Long-Term Care Insurance Policy Costs Rising
March 30, 2012
Just as aging baby boomers are realizing they may need long-term care insurance, the marketplace is shrinking, the cost of premiums is soaring and providers are altering the policies they offer, says USA Today.
- Long-term care insurance helps cover expenses that typical health insurance doesn't, such as nursing homes, in-home care and assisted living.
- Insurance companies have been making major adjustments because the claims on long-term health care policies have exceeded their predictions.
- The reason: People are living longer and developing long-term illnesses, says Deb Newman of the Life Foundation.
Meanwhile, near-record-low interest rates have depressed what the industry earns on the premiums it collects.
- This month, Prudential Financial, one of the top five carriers of individual long-term care insurance, said it was exiting the market.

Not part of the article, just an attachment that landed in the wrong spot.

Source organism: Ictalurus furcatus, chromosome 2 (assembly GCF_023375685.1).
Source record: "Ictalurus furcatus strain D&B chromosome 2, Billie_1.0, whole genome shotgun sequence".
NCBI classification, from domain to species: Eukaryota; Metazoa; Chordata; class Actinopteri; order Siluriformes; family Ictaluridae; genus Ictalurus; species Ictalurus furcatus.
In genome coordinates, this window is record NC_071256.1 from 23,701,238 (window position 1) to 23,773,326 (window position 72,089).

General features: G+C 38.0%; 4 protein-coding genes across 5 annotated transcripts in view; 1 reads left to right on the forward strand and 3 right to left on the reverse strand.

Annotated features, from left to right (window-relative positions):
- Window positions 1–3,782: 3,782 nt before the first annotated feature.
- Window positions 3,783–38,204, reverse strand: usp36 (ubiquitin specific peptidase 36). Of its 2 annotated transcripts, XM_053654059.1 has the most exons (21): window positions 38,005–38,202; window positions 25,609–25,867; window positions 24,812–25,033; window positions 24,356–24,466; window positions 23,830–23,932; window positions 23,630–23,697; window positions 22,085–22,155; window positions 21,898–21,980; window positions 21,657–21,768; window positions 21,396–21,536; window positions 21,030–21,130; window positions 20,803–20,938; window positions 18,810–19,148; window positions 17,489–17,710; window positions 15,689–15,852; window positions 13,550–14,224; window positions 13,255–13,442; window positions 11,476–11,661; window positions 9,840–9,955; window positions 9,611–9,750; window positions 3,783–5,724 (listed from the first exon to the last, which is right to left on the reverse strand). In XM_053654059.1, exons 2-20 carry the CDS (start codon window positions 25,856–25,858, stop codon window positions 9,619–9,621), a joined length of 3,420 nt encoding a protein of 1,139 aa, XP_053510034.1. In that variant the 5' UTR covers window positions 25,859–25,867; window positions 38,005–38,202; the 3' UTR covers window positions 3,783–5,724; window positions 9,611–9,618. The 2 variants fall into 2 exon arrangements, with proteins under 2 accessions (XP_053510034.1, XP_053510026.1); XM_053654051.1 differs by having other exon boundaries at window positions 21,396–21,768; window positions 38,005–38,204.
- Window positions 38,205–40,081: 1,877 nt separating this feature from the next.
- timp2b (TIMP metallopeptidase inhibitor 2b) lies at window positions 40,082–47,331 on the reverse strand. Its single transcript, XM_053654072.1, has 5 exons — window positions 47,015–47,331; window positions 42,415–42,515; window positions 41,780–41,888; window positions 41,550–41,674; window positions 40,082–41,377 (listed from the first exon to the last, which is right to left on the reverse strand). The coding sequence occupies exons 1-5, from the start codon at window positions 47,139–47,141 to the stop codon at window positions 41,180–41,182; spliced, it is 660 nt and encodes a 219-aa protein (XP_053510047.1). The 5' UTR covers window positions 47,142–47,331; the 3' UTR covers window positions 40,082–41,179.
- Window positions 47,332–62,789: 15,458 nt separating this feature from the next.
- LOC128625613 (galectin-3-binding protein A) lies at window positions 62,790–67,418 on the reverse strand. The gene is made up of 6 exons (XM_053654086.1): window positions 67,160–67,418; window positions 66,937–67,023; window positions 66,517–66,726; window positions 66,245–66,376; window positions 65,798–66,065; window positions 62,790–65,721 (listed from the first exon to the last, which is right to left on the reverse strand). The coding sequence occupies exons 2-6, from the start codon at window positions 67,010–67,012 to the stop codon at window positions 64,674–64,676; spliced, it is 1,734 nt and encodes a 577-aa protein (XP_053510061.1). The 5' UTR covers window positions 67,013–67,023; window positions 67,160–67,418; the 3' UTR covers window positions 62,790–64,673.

- Now, 10 of the top 20 individual long-term insurance carriers have bailed out in the past five years, according to LIMRA, an industry-sponsored group.
The remaining insurance carriers have raised premiums. Long-term care insurance policies are now 6 percent to 17 percent higher than in 2011, the American Association for Long-Term Insurance says. Existing policyholders also have been hard hit by rate increases.
Trying to address consumer complaints, the industry has created hybrid products that combine life insurance or annuities with long-term care. Hybrids are gaining traction.
- For example, New York Life Insurance says its hybrid is popular because it has an either/or benefit.
- Consumers who can afford to put their savings into the hybrid, which requires a one-time payment, can use the money for long-term care if they ever need it, or they will have a life insurance benefit when they die.
Source: Christine Dugas, "Long-Term Care Insurance Policy Costs Rising," USA Today, March 29, 2012.
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